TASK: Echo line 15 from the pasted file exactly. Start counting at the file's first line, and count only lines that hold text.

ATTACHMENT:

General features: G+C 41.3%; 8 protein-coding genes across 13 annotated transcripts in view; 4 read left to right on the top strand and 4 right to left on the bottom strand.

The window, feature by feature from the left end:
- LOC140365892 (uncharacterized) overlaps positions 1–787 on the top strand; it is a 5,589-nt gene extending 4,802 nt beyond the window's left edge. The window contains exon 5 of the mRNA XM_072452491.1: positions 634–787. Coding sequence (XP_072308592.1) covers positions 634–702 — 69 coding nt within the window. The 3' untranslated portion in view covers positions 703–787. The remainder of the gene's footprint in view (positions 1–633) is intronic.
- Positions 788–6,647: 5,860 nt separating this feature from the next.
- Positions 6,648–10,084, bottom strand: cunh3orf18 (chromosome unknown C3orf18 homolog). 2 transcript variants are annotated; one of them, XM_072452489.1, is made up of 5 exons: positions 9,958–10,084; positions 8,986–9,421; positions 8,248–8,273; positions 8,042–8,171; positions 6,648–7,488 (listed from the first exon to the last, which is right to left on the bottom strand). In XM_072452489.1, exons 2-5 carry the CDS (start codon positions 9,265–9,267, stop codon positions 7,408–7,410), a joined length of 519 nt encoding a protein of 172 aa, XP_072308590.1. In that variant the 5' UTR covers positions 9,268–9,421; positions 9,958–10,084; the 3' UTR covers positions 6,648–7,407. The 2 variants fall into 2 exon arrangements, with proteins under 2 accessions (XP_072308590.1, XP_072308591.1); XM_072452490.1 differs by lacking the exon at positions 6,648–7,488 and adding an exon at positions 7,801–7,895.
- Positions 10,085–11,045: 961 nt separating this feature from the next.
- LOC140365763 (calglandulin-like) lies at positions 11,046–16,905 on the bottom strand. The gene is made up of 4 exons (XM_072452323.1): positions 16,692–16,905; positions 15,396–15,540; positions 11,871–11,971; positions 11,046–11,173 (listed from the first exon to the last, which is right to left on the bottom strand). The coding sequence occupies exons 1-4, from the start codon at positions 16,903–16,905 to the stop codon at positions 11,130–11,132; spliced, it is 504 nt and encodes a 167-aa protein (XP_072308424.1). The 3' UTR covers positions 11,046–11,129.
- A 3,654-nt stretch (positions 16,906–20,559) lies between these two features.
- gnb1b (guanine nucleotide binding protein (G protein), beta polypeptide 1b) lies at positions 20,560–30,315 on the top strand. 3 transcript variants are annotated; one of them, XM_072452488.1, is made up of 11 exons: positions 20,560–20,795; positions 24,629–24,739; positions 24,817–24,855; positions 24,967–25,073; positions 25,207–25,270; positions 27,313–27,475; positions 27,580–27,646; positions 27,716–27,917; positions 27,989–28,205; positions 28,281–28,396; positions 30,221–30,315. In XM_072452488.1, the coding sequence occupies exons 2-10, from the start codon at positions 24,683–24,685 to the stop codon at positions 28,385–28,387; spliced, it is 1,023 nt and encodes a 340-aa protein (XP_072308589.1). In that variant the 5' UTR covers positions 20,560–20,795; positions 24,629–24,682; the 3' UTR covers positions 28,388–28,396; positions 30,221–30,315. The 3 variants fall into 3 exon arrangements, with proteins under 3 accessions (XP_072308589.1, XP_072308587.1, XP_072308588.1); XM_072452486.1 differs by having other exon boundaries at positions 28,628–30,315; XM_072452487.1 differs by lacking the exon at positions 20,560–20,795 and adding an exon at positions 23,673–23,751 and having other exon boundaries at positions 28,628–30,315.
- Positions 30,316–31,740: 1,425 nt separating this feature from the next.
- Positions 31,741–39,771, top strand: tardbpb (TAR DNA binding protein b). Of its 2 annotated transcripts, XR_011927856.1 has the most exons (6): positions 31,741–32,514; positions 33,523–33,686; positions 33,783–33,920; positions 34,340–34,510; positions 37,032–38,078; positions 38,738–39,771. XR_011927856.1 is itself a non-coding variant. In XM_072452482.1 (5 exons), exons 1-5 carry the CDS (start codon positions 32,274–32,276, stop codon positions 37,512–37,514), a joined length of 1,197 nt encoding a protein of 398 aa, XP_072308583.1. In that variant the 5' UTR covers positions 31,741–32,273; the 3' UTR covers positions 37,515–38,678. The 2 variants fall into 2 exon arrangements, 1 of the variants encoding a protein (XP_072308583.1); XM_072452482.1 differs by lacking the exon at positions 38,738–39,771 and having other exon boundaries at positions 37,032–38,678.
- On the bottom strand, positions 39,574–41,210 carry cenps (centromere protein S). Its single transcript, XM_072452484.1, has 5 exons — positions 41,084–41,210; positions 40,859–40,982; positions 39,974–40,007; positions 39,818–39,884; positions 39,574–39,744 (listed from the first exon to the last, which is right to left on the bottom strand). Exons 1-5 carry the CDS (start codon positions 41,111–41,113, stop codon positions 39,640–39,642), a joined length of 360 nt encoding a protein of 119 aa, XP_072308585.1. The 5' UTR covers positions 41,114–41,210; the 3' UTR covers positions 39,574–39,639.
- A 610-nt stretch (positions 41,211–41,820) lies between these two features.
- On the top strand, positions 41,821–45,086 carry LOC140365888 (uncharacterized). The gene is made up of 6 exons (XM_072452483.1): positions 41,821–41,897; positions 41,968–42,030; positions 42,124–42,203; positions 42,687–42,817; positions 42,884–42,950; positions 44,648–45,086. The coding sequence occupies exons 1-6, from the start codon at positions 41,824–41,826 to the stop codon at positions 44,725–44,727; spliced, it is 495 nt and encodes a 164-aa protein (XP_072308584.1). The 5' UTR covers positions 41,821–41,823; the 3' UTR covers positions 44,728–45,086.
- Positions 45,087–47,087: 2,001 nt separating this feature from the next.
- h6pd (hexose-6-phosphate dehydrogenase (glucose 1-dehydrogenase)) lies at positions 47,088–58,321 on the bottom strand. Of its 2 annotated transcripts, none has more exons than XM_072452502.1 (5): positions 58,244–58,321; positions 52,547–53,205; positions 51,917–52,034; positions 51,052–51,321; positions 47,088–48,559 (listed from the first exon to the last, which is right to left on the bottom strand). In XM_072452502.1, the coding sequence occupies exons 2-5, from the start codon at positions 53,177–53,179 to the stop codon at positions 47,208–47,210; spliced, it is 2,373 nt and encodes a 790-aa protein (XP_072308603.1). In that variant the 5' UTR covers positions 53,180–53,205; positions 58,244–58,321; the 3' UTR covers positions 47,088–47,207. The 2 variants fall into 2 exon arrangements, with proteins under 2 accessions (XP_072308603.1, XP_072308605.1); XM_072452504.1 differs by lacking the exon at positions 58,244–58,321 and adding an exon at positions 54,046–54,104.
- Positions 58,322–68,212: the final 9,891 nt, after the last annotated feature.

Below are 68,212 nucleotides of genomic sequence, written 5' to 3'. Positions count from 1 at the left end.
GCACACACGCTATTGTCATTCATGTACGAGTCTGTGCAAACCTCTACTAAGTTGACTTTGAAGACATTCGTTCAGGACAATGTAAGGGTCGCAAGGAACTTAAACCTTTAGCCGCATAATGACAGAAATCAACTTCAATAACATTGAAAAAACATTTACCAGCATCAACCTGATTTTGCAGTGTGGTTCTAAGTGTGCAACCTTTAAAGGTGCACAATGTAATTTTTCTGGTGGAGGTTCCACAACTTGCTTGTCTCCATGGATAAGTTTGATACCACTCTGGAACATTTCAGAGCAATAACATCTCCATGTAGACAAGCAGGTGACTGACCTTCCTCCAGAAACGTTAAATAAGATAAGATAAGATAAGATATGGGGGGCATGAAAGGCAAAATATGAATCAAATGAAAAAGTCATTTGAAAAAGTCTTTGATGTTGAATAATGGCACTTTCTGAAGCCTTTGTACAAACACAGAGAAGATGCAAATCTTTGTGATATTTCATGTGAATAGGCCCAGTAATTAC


- Positions 45,087–47,087: 2,001 nt separating this feature from the next.